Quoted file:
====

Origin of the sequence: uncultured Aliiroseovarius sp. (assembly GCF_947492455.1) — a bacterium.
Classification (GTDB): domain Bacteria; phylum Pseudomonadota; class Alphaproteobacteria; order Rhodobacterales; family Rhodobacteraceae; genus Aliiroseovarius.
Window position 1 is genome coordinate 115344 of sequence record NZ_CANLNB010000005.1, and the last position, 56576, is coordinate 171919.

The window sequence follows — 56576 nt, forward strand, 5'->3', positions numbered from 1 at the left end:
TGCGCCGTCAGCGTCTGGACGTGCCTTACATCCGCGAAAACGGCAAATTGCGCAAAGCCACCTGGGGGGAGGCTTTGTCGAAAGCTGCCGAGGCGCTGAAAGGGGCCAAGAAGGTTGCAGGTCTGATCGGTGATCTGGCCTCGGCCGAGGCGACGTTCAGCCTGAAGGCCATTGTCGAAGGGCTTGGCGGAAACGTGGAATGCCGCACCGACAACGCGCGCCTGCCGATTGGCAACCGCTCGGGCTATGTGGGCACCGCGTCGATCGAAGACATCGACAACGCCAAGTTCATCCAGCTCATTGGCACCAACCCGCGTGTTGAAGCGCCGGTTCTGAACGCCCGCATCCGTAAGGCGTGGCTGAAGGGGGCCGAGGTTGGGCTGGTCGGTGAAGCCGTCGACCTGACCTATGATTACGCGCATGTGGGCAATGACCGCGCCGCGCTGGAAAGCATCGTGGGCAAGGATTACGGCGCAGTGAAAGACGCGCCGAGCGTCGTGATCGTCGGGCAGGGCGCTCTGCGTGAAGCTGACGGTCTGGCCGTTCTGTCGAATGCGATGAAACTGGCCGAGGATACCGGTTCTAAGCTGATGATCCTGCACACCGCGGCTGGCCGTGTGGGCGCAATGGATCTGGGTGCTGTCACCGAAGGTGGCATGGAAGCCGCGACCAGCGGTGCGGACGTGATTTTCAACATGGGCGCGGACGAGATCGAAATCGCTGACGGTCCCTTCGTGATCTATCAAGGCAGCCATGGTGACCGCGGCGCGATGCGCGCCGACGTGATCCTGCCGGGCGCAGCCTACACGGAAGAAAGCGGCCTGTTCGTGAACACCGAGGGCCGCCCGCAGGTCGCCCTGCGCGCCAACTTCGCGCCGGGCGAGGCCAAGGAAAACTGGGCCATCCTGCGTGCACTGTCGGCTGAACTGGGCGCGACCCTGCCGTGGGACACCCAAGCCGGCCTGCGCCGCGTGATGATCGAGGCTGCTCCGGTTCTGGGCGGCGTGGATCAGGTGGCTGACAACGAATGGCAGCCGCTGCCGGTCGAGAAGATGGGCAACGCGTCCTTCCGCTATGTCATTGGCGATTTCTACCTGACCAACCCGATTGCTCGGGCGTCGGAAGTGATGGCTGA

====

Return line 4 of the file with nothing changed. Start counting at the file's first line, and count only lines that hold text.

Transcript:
The window sequence follows — 56576 nt, forward strand, 5'->3', positions numbered from 1 at the left end: